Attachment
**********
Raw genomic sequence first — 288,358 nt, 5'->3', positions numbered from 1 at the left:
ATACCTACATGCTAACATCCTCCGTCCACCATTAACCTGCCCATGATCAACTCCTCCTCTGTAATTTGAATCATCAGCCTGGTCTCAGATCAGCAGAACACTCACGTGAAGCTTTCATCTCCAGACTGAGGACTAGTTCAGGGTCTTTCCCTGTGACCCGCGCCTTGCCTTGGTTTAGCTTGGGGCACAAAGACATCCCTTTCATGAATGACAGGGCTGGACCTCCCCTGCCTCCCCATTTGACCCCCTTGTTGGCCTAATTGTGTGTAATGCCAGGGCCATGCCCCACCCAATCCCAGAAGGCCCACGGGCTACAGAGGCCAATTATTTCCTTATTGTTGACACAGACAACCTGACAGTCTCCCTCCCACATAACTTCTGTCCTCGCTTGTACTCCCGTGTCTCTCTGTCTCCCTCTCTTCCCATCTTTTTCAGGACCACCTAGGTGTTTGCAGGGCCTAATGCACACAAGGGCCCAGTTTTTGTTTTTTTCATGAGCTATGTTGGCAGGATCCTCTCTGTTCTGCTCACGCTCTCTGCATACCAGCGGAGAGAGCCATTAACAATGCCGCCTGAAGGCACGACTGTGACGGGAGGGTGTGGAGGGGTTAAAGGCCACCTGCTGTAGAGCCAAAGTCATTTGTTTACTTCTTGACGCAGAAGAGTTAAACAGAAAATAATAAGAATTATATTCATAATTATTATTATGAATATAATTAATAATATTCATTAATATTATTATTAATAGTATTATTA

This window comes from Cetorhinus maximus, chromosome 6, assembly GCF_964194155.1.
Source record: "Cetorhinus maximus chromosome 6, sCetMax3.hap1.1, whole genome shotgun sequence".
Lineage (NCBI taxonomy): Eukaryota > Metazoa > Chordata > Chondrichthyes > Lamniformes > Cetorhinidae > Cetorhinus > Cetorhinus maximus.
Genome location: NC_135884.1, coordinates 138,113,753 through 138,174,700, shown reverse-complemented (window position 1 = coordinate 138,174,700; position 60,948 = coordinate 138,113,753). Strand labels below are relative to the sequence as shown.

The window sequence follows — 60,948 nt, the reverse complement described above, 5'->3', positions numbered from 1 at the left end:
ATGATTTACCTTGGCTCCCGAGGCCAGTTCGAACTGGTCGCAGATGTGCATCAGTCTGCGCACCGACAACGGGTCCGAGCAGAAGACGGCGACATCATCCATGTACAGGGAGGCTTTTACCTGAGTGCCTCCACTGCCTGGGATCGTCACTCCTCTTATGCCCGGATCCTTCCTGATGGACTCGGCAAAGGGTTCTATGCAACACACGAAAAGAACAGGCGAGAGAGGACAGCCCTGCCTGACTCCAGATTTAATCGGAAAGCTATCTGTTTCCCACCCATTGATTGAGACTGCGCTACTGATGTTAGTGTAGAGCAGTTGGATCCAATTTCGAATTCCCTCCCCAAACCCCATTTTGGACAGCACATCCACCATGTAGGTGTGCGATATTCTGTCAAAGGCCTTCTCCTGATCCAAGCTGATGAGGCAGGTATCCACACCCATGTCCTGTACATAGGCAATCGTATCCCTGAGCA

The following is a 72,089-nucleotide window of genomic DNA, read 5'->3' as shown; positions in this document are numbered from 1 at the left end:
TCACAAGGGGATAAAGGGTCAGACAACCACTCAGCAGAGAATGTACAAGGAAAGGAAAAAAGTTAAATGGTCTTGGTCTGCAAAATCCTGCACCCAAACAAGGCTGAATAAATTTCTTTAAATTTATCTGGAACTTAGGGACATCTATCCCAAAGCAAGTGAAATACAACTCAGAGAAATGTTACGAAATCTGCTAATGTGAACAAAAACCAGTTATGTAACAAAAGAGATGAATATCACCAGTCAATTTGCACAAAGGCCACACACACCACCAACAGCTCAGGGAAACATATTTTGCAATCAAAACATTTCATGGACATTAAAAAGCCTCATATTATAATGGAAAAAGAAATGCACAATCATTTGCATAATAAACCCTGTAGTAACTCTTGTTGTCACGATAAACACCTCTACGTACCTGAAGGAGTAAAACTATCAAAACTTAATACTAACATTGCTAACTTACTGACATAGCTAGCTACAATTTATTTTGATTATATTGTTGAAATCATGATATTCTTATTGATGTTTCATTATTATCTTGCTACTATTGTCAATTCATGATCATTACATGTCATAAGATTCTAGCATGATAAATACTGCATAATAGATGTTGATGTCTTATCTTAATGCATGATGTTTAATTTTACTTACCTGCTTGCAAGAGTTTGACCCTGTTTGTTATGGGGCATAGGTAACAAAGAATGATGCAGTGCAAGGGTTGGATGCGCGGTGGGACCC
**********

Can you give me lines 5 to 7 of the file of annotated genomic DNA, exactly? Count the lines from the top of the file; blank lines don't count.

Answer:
Lineage (NCBI taxonomy): Eukaryota > Metazoa > Chordata > Chondrichthyes > Lamniformes > Cetorhinidae > Cetorhinus > Cetorhinus maximus.
Genome location: NC_135884.1, coordinates 138,113,753 through 138,174,700, shown reverse-complemented (window position 1 = coordinate 138,174,700; position 60,948 = coordinate 138,113,753). Strand labels below are relative to the sequence as shown.

The window sequence follows — 60,948 nt, the reverse complement described above, 5'->3', positions numbered from 1 at the left end: